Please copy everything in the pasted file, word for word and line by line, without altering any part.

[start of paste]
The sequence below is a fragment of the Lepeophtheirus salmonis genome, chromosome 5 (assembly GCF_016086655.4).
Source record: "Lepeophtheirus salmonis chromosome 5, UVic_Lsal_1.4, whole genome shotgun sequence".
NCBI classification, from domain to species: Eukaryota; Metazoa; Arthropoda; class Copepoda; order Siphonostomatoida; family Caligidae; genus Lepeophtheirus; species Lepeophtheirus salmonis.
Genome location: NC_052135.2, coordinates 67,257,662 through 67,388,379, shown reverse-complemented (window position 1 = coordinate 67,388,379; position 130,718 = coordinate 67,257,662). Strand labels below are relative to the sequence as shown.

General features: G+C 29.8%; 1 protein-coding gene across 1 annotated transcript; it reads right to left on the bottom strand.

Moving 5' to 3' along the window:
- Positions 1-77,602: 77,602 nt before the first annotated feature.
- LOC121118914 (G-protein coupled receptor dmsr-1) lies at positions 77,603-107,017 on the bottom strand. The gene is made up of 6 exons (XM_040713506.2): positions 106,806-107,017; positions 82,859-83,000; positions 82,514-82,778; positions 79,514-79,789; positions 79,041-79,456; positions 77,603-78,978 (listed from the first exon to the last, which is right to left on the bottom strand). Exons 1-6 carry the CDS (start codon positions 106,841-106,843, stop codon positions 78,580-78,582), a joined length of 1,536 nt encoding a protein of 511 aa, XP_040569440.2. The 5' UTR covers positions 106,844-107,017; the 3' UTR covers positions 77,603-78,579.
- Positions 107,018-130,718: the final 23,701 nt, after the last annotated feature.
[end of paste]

The sequence below is a fragment of the Lepeophtheirus salmonis genome, chromosome 5 (assembly GCF_016086655.4).
Source record: "Lepeophtheirus salmonis chromosome 5, UVic_Lsal_1.4, whole genome shotgun sequence".
NCBI classification, from domain to species: Eukaryota; Metazoa; Arthropoda; class Copepoda; order Siphonostomatoida; family Caligidae; genus Lepeophtheirus; species Lepeophtheirus salmonis.
Genome location: NC_052135.2, coordinates 67,257,662 through 67,388,379, shown reverse-complemented (window position 1 = coordinate 67,388,379; position 130,718 = coordinate 67,257,662). Strand labels below are relative to the sequence as shown.

General features: G+C 29.8%; 1 protein-coding gene across 1 annotated transcript; it reads right to left on the bottom strand.

Moving 5' to 3' along the window:
- Positions 1-77,602: 77,602 nt before the first annotated feature.
- LOC121118914 (G-protein coupled receptor dmsr-1) lies at positions 77,603-107,017 on the bottom strand. The gene is made up of 6 exons (XM_040713506.2): positions 106,806-107,017; positions 82,859-83,000; positions 82,514-82,778; positions 79,514-79,789; positions 79,041-79,456; positions 77,603-78,978 (listed from the first exon to the last, which is right to left on the bottom strand). Exons 1-6 carry the CDS (start codon positions 106,841-106,843, stop codon positions 78,580-78,582), a joined length of 1,536 nt encoding a protein of 511 aa, XP_040569440.2. The 5' UTR covers positions 106,844-107,017; the 3' UTR covers positions 77,603-78,579.
- Positions 107,018-130,718: the final 23,701 nt, after the last annotated feature.